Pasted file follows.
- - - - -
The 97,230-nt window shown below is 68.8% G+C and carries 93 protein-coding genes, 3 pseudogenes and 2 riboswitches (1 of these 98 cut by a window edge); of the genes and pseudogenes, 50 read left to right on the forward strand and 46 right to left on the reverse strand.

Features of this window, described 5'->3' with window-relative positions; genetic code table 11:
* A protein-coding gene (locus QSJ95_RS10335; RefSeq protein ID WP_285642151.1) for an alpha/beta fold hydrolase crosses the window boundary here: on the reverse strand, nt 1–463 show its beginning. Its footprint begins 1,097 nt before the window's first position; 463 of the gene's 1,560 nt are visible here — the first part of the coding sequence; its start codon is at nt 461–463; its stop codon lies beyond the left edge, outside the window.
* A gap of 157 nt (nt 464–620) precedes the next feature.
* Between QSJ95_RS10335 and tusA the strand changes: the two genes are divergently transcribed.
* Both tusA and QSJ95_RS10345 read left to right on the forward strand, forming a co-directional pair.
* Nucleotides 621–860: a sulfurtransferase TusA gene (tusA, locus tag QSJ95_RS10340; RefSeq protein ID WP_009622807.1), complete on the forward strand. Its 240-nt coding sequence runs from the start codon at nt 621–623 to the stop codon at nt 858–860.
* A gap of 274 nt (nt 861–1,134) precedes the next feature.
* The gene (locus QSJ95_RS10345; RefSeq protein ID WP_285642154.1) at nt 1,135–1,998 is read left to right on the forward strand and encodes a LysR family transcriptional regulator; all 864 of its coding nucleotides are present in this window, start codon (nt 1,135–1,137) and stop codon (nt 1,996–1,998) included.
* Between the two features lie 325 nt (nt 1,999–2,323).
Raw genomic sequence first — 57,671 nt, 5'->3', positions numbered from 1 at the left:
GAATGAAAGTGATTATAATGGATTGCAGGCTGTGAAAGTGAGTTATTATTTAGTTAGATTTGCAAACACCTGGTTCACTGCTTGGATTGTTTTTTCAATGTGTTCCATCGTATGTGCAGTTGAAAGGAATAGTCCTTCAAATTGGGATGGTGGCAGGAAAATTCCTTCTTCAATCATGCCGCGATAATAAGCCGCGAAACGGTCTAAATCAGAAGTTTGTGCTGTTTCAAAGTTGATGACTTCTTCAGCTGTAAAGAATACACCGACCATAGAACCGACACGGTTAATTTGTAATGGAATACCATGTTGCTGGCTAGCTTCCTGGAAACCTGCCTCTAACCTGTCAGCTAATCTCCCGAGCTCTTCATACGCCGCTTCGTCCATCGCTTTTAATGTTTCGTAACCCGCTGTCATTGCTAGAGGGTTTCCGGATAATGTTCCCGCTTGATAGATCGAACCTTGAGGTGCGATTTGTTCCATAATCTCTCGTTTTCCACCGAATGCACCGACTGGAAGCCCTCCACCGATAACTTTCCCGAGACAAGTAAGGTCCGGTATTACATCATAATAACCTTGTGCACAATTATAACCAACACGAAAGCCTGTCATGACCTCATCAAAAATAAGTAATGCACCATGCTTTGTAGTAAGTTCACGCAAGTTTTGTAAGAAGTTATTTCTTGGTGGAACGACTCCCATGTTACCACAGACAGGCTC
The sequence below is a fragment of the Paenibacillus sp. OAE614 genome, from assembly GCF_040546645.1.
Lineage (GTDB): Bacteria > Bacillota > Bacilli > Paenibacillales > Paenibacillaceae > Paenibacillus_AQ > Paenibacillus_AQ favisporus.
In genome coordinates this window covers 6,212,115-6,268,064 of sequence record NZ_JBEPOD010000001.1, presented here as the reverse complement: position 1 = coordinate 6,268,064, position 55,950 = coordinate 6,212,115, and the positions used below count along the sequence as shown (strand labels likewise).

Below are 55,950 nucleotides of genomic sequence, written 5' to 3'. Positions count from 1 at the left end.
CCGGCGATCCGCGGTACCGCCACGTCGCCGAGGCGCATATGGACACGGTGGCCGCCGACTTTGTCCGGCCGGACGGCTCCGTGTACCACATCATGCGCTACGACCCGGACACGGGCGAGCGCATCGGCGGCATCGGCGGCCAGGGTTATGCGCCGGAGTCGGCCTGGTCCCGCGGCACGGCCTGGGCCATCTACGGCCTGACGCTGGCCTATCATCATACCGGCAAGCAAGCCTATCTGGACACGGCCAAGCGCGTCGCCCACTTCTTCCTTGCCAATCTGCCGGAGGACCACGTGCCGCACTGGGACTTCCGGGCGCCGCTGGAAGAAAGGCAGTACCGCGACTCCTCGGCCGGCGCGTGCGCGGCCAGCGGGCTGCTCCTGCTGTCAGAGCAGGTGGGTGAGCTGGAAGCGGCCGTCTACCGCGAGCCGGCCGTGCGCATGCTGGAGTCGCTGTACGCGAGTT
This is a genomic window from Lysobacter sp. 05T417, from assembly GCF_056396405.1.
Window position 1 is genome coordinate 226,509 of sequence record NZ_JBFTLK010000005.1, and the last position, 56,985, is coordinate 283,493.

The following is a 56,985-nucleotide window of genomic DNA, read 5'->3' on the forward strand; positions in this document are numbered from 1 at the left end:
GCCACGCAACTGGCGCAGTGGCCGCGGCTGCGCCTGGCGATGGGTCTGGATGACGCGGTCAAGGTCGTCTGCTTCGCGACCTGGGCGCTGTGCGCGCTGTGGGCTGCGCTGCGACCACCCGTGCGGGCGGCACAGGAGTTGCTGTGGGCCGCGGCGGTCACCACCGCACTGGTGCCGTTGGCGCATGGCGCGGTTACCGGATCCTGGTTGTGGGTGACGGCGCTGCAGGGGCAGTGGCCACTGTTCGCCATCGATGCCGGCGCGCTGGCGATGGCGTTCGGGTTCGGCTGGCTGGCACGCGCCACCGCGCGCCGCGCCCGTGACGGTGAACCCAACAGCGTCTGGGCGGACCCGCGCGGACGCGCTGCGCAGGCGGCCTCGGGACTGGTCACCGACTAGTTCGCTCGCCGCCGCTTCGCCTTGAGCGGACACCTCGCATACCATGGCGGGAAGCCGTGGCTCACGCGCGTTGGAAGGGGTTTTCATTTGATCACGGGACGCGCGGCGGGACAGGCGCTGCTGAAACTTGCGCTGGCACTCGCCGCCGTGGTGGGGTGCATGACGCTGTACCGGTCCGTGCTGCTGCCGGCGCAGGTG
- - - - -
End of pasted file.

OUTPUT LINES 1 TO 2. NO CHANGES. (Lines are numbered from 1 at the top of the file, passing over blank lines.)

The 97,230-nt window shown below is 68.8% G+C and carries 93 protein-coding genes, 3 pseudogenes and 2 riboswitches (1 of these 98 cut by a window edge); of the genes and pseudogenes, 50 read left to right on the forward strand and 46 right to left on the reverse strand.

Features of this window, described 5'->3' with window-relative positions; genetic code table 11: